# When can Stokes' law be used for motion in a liquid?

1. Mar 28, 2004

### ManFrommars

Hello,
Could anyone tell me what assumptions are made about conditions in the derivation of Stokes' law ( F = 6(pi)(eta)rv )? Also, how is the Ladenburg correction for motion in a fluid derived from/related to this? I have searched high and low on the net and in libraries, but I'm not coming up with anything useful for some reason... any help would be hugely appreciated!

2. Mar 28, 2004

Staff Emeritus
Stoke's law assumes that the fluid is conserved, that it has no sources where new fluid appears or sinks where fluid disappears. Then every change in the amount of a fluid in a region must come from flow across the boundary of the region.

3. Mar 29, 2004

### ManFrommars

Hi, thank you for he reply. I'm not sure what you mean though... could ou possibly clarify?
Cheers

4. Mar 29, 2004

Staff Emeritus
A source is a point in space where fluid is appearing, say a faucet or something like that. A sink is a point where fluid is disappearing, like a drain. Nonconserved fluids have sources and sinks. For example if you treat heat as a fluid you have this problem because for example of the specific heat of materials, so heat can appear or disappear upon change of state, without temperature changing. So heat in the atmosphere is not a conserved fluid and you aren't gauranteed that Stoke's theorem will work for that.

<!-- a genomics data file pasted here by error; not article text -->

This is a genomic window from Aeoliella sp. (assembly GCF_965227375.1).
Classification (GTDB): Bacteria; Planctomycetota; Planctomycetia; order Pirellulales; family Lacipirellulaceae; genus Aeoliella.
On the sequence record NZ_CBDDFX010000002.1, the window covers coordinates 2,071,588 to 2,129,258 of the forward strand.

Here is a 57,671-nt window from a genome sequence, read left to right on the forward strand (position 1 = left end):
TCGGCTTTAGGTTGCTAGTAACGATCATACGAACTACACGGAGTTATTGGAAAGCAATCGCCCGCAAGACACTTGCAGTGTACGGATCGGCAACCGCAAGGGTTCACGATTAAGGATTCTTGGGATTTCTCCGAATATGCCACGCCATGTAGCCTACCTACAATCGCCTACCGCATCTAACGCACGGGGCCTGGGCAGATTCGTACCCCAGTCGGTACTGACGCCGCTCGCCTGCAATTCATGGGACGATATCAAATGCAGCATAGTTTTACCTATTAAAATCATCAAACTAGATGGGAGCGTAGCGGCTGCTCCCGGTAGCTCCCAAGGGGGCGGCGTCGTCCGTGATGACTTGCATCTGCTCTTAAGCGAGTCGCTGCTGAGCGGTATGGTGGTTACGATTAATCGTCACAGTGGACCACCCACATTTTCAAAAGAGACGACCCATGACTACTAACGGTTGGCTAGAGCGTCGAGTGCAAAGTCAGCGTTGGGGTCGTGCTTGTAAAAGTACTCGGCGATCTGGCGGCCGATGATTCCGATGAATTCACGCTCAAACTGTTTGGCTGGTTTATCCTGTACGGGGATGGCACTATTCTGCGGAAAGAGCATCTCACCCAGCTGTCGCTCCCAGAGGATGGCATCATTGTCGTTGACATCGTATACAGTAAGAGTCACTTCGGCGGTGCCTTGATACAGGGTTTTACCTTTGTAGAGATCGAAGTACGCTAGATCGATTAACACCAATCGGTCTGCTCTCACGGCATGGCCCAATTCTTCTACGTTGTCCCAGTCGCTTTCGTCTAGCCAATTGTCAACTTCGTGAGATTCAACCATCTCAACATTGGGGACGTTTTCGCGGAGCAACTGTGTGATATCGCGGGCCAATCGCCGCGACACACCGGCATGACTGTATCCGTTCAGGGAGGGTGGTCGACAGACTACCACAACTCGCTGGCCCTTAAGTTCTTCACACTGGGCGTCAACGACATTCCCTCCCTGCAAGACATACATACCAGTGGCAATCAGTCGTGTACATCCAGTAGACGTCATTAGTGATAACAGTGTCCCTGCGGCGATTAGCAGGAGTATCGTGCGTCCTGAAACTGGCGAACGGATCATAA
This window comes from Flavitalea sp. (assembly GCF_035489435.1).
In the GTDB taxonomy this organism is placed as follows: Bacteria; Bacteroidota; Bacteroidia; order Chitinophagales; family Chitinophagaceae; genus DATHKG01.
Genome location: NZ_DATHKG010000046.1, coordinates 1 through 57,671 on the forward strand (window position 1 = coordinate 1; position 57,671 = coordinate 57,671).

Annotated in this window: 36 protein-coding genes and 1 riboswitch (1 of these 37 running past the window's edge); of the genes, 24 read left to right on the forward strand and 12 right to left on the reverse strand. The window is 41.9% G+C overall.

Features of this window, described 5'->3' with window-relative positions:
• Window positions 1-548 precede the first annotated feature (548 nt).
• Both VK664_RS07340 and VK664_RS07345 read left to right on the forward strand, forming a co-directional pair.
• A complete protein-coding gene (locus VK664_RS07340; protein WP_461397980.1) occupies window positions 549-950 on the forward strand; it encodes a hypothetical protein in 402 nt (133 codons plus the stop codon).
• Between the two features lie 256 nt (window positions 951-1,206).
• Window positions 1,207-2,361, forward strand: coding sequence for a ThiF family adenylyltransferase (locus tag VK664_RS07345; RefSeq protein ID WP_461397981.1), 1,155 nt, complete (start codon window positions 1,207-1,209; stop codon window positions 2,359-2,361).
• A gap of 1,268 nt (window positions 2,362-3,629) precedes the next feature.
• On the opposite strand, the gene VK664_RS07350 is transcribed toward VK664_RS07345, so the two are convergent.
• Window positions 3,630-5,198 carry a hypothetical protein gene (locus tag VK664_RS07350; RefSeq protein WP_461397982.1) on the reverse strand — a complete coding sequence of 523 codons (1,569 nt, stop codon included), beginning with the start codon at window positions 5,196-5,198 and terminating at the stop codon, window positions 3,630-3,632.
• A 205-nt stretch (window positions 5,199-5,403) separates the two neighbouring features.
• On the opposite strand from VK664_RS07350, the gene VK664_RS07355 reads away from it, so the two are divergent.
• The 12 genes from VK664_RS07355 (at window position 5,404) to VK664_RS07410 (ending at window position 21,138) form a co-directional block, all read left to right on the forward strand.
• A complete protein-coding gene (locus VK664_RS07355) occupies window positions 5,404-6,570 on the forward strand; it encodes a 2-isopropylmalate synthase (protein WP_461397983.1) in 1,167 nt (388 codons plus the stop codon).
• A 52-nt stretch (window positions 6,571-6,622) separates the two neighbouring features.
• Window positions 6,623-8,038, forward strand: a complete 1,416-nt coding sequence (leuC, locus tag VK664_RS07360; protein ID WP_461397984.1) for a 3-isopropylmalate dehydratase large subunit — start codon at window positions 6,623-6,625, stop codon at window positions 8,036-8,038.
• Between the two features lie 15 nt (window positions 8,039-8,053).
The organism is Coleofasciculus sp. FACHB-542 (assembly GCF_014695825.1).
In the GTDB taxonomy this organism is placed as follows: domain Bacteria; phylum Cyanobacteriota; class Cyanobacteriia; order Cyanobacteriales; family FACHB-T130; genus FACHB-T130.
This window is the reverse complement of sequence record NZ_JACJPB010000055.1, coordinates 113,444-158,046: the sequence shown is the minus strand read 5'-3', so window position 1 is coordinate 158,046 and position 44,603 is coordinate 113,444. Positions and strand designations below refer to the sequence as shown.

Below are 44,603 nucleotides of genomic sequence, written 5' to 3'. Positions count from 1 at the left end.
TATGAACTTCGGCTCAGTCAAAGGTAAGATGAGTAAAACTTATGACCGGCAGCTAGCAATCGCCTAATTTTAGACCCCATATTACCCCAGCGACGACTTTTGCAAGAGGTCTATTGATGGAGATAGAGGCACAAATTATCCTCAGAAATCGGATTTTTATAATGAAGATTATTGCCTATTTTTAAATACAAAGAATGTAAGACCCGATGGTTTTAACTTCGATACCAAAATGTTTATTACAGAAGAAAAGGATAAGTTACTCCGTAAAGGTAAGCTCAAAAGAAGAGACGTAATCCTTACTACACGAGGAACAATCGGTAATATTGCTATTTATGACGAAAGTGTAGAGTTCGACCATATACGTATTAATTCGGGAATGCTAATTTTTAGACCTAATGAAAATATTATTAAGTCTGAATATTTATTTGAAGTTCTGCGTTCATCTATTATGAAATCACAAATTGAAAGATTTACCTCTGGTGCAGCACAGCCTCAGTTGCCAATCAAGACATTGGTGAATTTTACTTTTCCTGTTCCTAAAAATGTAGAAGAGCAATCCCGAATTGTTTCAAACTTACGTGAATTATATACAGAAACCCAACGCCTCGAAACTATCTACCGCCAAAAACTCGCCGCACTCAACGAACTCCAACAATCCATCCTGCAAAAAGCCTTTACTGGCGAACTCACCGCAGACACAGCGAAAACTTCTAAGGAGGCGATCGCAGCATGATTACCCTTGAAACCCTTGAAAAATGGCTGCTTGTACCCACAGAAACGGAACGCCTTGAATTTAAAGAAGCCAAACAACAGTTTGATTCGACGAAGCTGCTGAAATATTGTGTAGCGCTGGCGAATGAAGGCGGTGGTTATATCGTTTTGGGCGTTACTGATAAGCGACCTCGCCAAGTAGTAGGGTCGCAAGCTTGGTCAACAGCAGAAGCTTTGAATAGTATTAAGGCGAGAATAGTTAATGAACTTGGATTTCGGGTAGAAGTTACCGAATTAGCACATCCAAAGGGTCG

Think about what you have in Stoke's theorem. One side is an integral over the volume of some region, right? And the other is an integral over the bounding surface of that volume. And what are the integrands? Really look at them and try to explain to yourself what they mean physically.

5. Apr 7, 2004

### arildno

Stokes' integral theorem is not the same as Stokes' law of resistance, which seems to be the subject of the original question.
Stokes' classical law for the resistance acted upon a sphere by a viscous fluid, may formally be seen as the force consistent with the first-order approximation in a perturbation series solution of the (stationary) Navier-Stokes equations with the Reynolds number as the perturbation parameter.
That is, Stokes' law is a good approximation as long as Re<<1 (strongly viscous fluids).
We use separation of variables (spherical coordinates) in the tedious derivation of the velocity field and pressure distribution.
Stokes' law follows from the calculated pressure distribution.

I haven't heard the name "Ladenburg correction" before; presumably, it is simply a higher-order perturbation solution of N-S.